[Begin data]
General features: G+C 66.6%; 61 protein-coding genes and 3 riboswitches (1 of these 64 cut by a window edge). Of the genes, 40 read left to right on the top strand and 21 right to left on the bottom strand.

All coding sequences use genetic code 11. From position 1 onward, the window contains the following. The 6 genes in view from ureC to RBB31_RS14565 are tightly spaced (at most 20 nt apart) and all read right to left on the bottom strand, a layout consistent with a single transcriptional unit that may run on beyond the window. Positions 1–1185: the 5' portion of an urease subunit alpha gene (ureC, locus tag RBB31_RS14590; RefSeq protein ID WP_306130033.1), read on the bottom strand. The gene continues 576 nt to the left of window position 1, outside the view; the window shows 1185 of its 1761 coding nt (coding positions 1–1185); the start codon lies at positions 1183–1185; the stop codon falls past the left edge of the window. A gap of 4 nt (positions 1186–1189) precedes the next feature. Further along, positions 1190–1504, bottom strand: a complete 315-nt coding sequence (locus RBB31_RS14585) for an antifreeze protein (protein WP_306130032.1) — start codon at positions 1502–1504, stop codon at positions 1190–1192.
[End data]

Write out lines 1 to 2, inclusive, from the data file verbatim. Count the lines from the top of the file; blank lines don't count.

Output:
General features: G+C 66.6%; 61 protein-coding genes and 3 riboswitches (1 of these 64 cut by a window edge). Of the genes, 40 read left to right on the top strand and 21 right to left on the bottom strand.

All coding sequences use genetic code 11. From position 1 onward, the window contains the following. The 6 genes in view from ureC to RBB31_RS14565 are tightly spaced (at most 20 nt apart) and all read right to left on the bottom strand, a layout consistent with a single transcriptional unit that may run on beyond the window. Positions 1–1185: the 5' portion of an urease subunit alpha gene (ureC, locus tag RBB31_RS14590; RefSeq protein ID WP_306130033.1), read on the bottom strand. The gene continues 576 nt to the left of window position 1, outside the view; the window shows 1185 of its 1761 coding nt (coding positions 1–1185); the start codon lies at positions 1183–1185; the stop codon falls past the left edge of the window. A gap of 4 nt (positions 1186–1189) precedes the next feature. Further along, positions 1190–1504, bottom strand: a complete 315-nt coding sequence (locus RBB31_RS14585) for an antifreeze protein (protein WP_306130032.1) — start codon at positions 1502–1504, stop codon at positions 1190–1192.